Mild spectrum of medium, with a surprisingly unkind foot smoke which I find bothersome. Again, there is diesel there atop that leather.

At the end of the first act, a brassy cardamom comes in. Construction holds nicely and the burn has evened out further. A single tripped seam deviates it from near-razor status. The draw has perhaps loosened a bit.

Act II:
Something is burning my eyes. Perhaps this is the disruption I was warned of? The diesel weaves in and out and even when out, I cringe at its seemingly inevitable return. I don't mind when the sour notes are of lemon, though. Those allow the other flavors much more visibility. The cardamom is very nice. Can't say the same for the leather -- perhaps only because its heightening seems a harbinger for that diesel. Peaty notes have been grown accustomed to. I very much feel as though I am smoking a stogie, which at half the price point, would be quite enjoyable.

A oily peanut comes on. as does a better coffee bean, still lightly roasted diner fare. Nothing wrong with that. A very good brunch offering note. Some touch of vanilla sweetens the affair and lends to a more buttery mouthfeel alongside the peanuts growing nice and oily. 

The diesel has not reared in a bit and I am liking the nuances -- although they do not yet create a true complexity.

At the half, leather strengthens but in a nicer fashion. No diesel in a good bit. Increasing hay and pipe meanderings. A kinder footnote of plain and airy cakiness. An angel food cake. The ash has become more secure. Although the burn has went somewhat, but not horribly, astray. 

Caramel knocks up a notch, but we still are not sweet, as too a sour note kicks up. Some tinny salt emerges. The retro-hale is very kind now but adds nothing to the notes, per se. The finish is coated in very light honey and cardamom. There is a nice leather there, as well. The sour is a tang that I want to call white wine -- but as with the pipe notes -- I will not yet label its quality. I'm sure the vintner used the best cough syrup he could find at the time. Let's say it is not so dry as to denote such sourness.

And then the cigar goes out minus any warning.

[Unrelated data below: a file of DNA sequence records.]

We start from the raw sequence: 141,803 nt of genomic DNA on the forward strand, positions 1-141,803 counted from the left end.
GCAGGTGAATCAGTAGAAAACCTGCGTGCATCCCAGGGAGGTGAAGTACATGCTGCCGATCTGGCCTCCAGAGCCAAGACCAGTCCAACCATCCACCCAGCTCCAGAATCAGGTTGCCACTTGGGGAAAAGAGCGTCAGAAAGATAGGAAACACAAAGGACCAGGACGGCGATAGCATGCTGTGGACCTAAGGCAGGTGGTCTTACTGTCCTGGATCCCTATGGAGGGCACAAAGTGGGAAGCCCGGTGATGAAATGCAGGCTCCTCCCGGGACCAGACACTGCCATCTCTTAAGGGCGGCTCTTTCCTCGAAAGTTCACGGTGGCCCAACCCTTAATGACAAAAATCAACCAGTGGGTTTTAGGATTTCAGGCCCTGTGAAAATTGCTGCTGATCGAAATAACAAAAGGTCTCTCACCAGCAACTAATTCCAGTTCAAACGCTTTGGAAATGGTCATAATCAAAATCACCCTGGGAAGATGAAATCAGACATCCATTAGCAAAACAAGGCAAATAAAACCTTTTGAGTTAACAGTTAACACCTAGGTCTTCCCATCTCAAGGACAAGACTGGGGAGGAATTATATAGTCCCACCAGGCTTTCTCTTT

I cannot recall that happening with any other offering, mid-smoke and again, without a hint at an impending need for re-light. Just out. Like a light-switch. Interesting. I knock off the little bit of accumulated ash and there is a separation of binder/filler. And a previously unnoticed widening of the burn-line.

Relight: the stick seems to immediately wish to canoe and is burning well hotter than before. Worse yet, my ass fell asleep in my chair and I attempt to walk it off in a dragging dead-limbed limp while tending to a suddenly very odd burn.

It cools quicker than my leg comes back to life; but remains quite hot with a thick burn-line. Flavors are unaffected, but the foot smoke is less kind. 

The second act comes to a nonplussed close, unchanged from the halfway mark insofar as flavors and profile. 60/40 sweet, 100% medium-, and 110% feh -- all told. Resting off of the relight seems to have staved off the canoeing, we shall see. 

Too, the packing has loosened considerably, but holds. The draw has tightened a bit. Grassy notes and a vague cedar rise up. White pepper is now solely on the retro-hale.

Act III:
Starts with a rolling off of very powdery and medium to charcoal ash. This exposes the delineated burn of the binder and filler. A look that looks prettier on my roses than a stogie. Pipe vibe has left the building. Wrapper comes loose at a seam, reminding me I have a cardigan button to secure before I loose it.

Honey comes in stronger with floral notes and something like a mintiness on the finish. Cardamom fades. Foot smoke and room note have settled to a nice but simple thing.

The curtain goes down in unspectacular and un-nuanced, mottled fashion. The characters live on minus closure or epiphany in a state of sourness saved only by apathy. It is unfunny Seinfeld -- which some may take as redundant.
Every time I hear something akin to 'never before attempted' I am put in mind of a comic strip I cannot recall the name of. Dilbert, maybe? Anyhow, a new boss is hired and is touted as not knowing the impossible. Therefore anything is possible. Exciting times ahead, indeed! Another character offers a handshake welcome, to which the new head honcho offers up his impossibly wrong hand in return...

I am not bashing. Other than going straight out after a mostly failed transition -- this is a serviceable enough stogie. One which is the recipient of an unfair hyping.

If you want a Dominican stogie, get thee a Curly Head.

Sweet lemonade? Which I personally pair out of necessity with a handful of Rolaids. Yard work or other busying. Mild enough for a clear-headed card game. An Arnold Palmer? Moonshine with a twist?

Final Grade: D-

Have you yet visited my pal's cigar blog? Say shalom, or shalom again, to Mr. Kohn.